McDonald’s stock soars on better-than-expected sales

The company’s stock rose 5% Monday even though traffic fell in the first quarter.

McDonald’s same-store sales rose 2.9% in the U.S. in the first quarter ended March 31, the company said on Monday, alleviating investor concerns about weak sales and sending the stock up more than 5%.

But executives also acknowledged that customer count declined in the period, as the company’s new value menu didn’t pull in more traffic and the chain faced intensifying competition for its important breakfast daypart.

“Overall, we’re not satisfied with guest counts,” CEO Steve Easterbrook said on the company’s earnings call Monday.

But, he said, “We feel pretty good we battled through a tough quarter” from a competitive standpoint.

McDonald’s same-store sales results in the U.S. were the chain’s lowest since the first quarter a year ago. But, on a two-year basis, the chain’s performance actually improved. Two-year, cumulative same-store sales were up 4.64%, according to Restaurant Business calculations. That was up from a 3.14% two-year performance in the fourth quarter of last year.

The company had hoped that a new value menu would bring in more customers. Instead, the $1 $2 $3 Dollar Menu increased average check, which, along with higher prices, led to the higher same-store sales but did not generate higher guest counts.

“Some will create a meal using the items from the menu,” CFO Kevin Ozan said on the earnings call. “Some will buy a combo meal from off the menu and then add an item from the menu. The items per transaction is higher than our average when people don’t use the $1 $2 $3 Dollar Menu. That is helping drive average check.”

The company said it is happy with the construction of the menu but could look at marketing to generate more traffic. “We’ll keep finessing it,” Easterbrook said. “We do want to get the guest count piece moving again.”

Executives also said that breakfast traffic was down during the quarter, a rarity for a chain that has seen steady growth in the morning for years, even during the chain’s most difficult periods.

Breakfast is increasingly competitive, with companies such as Taco Bell adding the daypart, while competitors such as Burger King offer discounts to lure morning traffic. “The reality is, [traffic] is down,” Easterbrook said. “I’m not sitting here and saying share is going to a particular competitor. It’s a market share fight, and we’re going to continue to sharpen our plans.”

The weakness during breakfast did lead the company to make an uncharacteristically fast move to offer a discount aimed at generating traffic. In mid-March, the company started offering a two-for-$4 breakfast sandwich deal that executives say is a sign of the improved efficiency of the McDonald’s system.

“It’s an example of how nimble the U.S. system now is,” Easterbrook said. “We could see where the market was going, that breakfast was more competitive. The company and our owner-operators created the two-for-$4 breakfast deal. That made a more competitive breakfast.”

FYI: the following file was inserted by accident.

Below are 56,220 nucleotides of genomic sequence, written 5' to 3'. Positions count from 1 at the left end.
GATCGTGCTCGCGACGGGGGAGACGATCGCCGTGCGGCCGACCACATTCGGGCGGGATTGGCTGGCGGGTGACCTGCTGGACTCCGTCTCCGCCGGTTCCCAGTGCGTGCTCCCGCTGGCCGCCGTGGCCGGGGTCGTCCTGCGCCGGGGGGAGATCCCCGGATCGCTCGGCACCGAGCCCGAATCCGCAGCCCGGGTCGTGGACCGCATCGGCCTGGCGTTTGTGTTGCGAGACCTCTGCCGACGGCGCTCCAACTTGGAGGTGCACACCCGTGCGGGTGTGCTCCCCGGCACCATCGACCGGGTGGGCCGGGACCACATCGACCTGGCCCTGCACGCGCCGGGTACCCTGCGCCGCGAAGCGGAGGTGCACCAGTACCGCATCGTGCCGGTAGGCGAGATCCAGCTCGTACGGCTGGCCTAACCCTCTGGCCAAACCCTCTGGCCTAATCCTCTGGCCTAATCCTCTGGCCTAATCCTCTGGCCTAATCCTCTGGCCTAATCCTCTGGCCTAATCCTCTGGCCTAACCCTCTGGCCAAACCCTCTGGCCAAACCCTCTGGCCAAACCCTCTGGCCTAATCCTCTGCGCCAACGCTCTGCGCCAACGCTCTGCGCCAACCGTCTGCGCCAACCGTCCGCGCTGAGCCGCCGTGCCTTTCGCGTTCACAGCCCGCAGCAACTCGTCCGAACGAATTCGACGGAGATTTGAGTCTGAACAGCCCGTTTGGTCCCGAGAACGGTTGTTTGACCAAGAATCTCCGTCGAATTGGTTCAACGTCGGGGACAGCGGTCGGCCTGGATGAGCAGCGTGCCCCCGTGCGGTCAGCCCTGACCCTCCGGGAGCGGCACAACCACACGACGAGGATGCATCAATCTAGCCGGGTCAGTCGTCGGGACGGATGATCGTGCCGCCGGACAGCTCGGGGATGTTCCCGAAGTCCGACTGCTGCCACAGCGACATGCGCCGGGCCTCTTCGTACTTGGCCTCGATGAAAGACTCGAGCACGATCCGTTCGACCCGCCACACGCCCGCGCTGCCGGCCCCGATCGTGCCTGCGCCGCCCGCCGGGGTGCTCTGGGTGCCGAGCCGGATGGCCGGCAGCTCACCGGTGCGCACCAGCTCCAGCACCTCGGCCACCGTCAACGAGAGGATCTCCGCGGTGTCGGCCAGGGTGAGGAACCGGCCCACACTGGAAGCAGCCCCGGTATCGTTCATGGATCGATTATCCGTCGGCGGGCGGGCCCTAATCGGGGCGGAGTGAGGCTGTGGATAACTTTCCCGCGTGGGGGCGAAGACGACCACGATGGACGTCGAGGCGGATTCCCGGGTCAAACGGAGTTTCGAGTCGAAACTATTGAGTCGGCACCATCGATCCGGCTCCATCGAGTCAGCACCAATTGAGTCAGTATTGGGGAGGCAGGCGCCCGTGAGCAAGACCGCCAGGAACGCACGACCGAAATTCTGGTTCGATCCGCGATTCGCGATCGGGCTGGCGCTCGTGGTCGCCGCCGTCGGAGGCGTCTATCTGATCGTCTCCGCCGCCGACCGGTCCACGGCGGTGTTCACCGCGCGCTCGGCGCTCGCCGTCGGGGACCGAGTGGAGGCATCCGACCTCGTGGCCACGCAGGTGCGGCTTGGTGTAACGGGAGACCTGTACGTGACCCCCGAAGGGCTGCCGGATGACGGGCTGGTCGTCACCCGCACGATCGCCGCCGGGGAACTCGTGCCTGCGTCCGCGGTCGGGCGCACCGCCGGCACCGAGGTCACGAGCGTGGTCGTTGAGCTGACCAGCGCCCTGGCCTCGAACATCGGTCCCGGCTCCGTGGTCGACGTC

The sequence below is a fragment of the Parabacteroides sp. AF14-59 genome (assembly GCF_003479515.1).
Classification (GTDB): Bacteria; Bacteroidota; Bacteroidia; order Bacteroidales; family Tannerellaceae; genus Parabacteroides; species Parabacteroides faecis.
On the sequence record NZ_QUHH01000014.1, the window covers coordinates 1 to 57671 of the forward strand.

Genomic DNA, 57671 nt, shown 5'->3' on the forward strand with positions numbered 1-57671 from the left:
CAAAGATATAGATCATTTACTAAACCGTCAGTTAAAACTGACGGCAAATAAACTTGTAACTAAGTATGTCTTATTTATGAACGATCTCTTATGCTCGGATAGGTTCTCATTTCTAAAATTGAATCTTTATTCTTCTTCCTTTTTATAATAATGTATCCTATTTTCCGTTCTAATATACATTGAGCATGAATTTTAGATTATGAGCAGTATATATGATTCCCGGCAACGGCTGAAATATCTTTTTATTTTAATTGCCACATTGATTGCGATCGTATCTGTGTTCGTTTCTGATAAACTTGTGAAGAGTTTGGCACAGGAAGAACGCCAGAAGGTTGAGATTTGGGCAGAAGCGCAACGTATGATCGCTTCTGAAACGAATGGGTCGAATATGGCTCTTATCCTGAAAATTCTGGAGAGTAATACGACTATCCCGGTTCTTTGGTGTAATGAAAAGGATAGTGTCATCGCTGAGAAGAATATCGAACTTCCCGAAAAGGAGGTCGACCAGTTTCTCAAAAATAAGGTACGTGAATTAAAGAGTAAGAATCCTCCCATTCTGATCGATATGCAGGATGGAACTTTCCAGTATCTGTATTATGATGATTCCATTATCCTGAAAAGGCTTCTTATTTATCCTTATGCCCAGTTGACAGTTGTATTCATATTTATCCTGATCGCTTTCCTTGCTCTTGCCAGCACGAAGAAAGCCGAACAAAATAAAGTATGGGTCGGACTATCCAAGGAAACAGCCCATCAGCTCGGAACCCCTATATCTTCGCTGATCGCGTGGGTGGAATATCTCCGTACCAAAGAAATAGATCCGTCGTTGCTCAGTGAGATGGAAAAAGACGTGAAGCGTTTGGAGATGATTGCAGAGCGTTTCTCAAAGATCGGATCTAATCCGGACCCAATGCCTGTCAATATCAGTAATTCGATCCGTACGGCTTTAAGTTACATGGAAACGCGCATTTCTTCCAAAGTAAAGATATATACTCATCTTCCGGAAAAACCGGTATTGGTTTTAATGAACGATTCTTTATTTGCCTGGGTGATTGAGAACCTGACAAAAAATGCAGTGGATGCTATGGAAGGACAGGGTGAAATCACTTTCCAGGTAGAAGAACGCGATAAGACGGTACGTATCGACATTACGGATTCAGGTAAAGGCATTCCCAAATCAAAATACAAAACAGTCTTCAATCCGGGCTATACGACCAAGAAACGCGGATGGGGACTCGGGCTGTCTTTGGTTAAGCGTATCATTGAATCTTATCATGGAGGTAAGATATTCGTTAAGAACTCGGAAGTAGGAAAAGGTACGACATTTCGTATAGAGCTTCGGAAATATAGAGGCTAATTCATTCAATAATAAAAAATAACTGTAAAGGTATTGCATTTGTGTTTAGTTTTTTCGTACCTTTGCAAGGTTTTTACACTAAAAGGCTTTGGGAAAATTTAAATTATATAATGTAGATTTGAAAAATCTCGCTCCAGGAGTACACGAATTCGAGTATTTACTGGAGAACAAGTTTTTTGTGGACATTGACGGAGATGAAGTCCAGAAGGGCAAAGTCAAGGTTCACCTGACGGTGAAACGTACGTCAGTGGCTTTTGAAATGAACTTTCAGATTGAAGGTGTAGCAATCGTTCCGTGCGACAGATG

Executives also said they were confident they have plans in place to bolster sales in the coming months.

One of those efforts is Experience of the Future, the self-order-kiosk-enabled remodel that aims to improve kitchen efficiency and drive more restaurant sales. Executives believe those kiosks will increase in-restaurant sales as consumers order more food and dine inside out of curiosity.

McDonald’s and its franchisees have modernized 1,000 domestic restaurants, and are modernizing 1,000 restaurants every quarter this year, Easterbrook said on Monday.

That’s equal to modernizing every McDonald’s restaurant in Australia every three months.

The company is accelerating those remodels using savings from tax reform.

He called the move “aggressive, and “one of the most significant transformations in our history.”

Another is fresh-beef Quarter Pounder burgers, made to order. McDonald’s is rolling that strategy out nationwide next week, after adding it to more markets this year.

Easterbrook said that 90% of customers who try the burger say they would order it again. And Ozan noted that sales of quarter-pound burgers increase when the chain adds the fresh beef to a market.

“Even burgers not using fresh beef saw an increase during the pilot test phase,” Ozan said.

Two other initiatives at McDonald’s includes delivery, which the chain has added around the country through Uber Eats, and mobile ordering.

Delivery was a “meaningful contributor to sales” in many markets, executives said. And the company is working with its delivery companies to improve awareness and drive more orders.

Mobile order and pay has not been as strong. “Adoption has been pretty low,” Easterbrook said. He said the company “still has some things we’re trying to improve from a user experience, and to get the technology more reliable.” But the company said that curbside service, which it added at its locations last year, was “the most favored benefit.”

McDonald’s net income in the quarter rose 13% to $1.4 billion, or $1.72 per share, from $1.2 billion, or $1.47. That bested Wall Street expectations.

Investors' enthusiasm for the stock on Monday sent it to its best single day of trading in a year. And it offset what had been a tough year so far for the stock: Going into the day, McDonald’s stock was down more than 9%.  

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